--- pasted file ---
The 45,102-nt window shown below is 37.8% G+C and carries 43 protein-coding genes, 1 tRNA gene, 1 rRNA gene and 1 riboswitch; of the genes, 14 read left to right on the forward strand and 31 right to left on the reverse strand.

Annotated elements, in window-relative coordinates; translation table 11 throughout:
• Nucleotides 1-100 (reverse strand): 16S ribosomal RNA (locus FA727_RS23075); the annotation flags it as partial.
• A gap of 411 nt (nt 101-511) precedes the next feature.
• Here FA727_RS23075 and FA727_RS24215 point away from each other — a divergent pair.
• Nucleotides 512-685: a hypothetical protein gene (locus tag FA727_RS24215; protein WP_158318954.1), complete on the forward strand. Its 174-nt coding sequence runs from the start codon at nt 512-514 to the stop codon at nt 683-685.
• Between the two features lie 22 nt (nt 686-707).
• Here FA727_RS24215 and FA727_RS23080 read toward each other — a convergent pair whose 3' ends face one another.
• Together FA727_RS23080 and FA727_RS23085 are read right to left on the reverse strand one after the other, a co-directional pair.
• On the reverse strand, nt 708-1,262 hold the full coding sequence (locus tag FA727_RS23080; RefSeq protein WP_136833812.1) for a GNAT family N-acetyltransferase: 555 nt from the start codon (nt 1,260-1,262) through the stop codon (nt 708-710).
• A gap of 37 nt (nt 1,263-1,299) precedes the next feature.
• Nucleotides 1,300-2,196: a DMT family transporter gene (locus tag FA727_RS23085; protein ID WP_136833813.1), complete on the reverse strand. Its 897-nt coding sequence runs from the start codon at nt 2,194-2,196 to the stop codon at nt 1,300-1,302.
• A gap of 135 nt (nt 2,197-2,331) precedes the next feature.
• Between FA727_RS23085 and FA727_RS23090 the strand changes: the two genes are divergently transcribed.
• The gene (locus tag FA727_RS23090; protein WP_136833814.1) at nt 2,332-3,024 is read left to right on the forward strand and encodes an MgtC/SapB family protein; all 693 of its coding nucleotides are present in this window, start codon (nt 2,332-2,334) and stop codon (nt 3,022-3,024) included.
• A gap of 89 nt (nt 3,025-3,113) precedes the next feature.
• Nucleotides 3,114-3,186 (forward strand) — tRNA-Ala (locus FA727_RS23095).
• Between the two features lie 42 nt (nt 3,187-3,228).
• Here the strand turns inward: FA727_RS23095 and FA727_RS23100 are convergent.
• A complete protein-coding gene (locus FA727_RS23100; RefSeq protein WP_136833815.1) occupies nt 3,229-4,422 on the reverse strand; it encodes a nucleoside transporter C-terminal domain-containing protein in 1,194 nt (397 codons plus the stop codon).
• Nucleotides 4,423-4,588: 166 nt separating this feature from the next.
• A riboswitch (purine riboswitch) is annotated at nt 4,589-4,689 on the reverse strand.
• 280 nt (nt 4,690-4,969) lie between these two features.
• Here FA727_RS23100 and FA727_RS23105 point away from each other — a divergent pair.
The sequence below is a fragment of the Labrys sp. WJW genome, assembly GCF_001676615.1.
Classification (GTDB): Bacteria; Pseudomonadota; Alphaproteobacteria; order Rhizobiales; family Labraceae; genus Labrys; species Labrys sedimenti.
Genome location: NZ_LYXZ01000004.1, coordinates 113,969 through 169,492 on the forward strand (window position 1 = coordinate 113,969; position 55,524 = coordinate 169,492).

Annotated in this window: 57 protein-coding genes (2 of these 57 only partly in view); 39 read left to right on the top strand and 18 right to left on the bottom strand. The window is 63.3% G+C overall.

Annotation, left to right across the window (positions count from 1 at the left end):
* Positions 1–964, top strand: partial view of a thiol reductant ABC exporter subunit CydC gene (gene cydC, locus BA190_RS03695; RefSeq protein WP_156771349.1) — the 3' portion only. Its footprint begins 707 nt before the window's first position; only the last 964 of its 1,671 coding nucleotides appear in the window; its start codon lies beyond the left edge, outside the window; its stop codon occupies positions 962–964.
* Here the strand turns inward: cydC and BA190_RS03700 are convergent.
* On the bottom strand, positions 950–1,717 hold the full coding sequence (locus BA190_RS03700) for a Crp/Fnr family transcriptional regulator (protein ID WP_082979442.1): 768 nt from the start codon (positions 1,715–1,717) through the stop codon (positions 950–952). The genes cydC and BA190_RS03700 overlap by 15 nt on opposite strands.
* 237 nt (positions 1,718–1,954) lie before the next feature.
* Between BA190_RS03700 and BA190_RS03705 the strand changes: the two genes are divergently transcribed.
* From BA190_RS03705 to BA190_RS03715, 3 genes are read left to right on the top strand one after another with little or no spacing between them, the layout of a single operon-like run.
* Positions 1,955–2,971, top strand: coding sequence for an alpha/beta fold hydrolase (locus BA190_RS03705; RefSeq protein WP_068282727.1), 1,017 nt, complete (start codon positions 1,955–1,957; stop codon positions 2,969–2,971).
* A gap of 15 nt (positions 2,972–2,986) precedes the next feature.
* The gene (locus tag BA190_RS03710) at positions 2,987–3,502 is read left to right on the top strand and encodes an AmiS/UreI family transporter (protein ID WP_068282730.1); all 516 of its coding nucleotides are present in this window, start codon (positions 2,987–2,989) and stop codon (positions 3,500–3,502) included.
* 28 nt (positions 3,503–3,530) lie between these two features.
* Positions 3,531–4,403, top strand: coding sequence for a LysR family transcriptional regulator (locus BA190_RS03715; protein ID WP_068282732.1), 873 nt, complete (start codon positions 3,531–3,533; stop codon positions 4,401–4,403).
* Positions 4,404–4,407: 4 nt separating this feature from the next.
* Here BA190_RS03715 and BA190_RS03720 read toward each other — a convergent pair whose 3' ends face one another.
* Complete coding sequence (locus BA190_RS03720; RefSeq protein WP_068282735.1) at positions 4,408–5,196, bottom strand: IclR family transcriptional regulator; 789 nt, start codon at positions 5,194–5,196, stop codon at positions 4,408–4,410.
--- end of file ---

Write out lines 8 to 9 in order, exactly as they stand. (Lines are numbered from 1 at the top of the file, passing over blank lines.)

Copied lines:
• Here FA727_RS24215 and FA727_RS23080 read toward each other — a convergent pair whose 3' ends face one another.
• Together FA727_RS23080 and FA727_RS23085 are read right to left on the reverse strand one after the other, a co-directional pair.